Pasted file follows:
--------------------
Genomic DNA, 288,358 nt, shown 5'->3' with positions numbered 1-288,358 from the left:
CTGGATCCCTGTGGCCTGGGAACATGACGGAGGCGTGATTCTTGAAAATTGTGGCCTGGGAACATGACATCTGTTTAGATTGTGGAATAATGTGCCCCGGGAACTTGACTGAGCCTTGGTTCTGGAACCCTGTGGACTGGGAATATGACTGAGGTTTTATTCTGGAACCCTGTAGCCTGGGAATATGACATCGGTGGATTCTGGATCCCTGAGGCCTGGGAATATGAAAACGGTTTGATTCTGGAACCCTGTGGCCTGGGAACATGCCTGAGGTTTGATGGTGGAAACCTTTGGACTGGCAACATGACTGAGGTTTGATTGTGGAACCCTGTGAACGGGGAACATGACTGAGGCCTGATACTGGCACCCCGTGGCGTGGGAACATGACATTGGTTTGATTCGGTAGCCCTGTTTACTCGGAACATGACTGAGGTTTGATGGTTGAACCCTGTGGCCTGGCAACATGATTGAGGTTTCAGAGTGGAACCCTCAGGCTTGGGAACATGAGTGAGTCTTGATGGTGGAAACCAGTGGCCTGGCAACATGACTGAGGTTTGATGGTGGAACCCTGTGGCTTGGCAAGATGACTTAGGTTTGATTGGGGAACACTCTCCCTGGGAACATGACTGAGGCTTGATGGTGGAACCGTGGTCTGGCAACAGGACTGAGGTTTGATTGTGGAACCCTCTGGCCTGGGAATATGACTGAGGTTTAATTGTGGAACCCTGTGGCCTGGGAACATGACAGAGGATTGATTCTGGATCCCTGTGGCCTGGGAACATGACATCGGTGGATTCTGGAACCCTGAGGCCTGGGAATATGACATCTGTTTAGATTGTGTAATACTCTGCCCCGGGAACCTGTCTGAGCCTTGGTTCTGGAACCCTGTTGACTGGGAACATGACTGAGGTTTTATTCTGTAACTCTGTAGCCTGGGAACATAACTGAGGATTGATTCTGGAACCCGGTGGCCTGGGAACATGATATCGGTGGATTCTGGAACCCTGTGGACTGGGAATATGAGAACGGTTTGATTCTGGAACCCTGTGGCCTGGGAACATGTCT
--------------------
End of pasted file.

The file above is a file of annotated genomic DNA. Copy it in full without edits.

Genomic DNA, 288,358 nt, shown 5'->3' with positions numbered 1-288,358 from the left:
CTGGATCCCTGTGGCCTGGGAACATGACGGAGGCGTGATTCTTGAAAATTGTGGCCTGGGAACATGACATCTGTTTAGATTGTGGAATAATGTGCCCCGGGAACTTGACTGAGCCTTGGTTCTGGAACCCTGTGGACTGGGAATATGACTGAGGTTTTATTCTGGAACCCTGTAGCCTGGGAATATGACATCGGTGGATTCTGGATCCCTGAGGCCTGGGAATATGAAAACGGTTTGATTCTGGAACCCTGTGGCCTGGGAACATGCCTGAGGTTTGATGGTGGAAACCTTTGGACTGGCAACATGACTGAGGTTTGATTGTGGAACCCTGTGAACGGGGAACATGACTGAGGCCTGATACTGGCACCCCGTGGCGTGGGAACATGACATTGGTTTGATTCGGTAGCCCTGTTTACTCGGAACATGACTGAGGTTTGATGGTTGAACCCTGTGGCCTGGCAACATGATTGAGGTTTCAGAGTGGAACCCTCAGGCTTGGGAACATGAGTGAGTCTTGATGGTGGAAACCAGTGGCCTGGCAACATGACTGAGGTTTGATGGTGGAACCCTGTGGCTTGGCAAGATGACTTAGGTTTGATTGGGGAACACTCTCCCTGGGAACATGACTGAGGCTTGATGGTGGAACCGTGGTCTGGCAACAGGACTGAGGTTTGATTGTGGAACCCTCTGGCCTGGGAATATGACTGAGGTTTAATTGTGGAACCCTGTGGCCTGGGAACATGACAGAGGATTGATTCTGGATCCCTGTGGCCTGGGAACATGACATCGGTGGATTCTGGAACCCTGAGGCCTGGGAATATGACATCTGTTTAGATTGTGTAATACTCTGCCCCGGGAACCTGTCTGAGCCTTGGTTCTGGAACCCTGTTGACTGGGAACATGACTGAGGTTTTATTCTGTAACTCTGTAGCCTGGGAACATAACTGAGGATTGATTCTGGAACCCGGTGGCCTGGGAACATGATATCGGTGGATTCTGGAACCCTGTGGACTGGGAATATGAGAACGGTTTGATTCTGGAACCCTGTGGCCTGGGAACATGTCT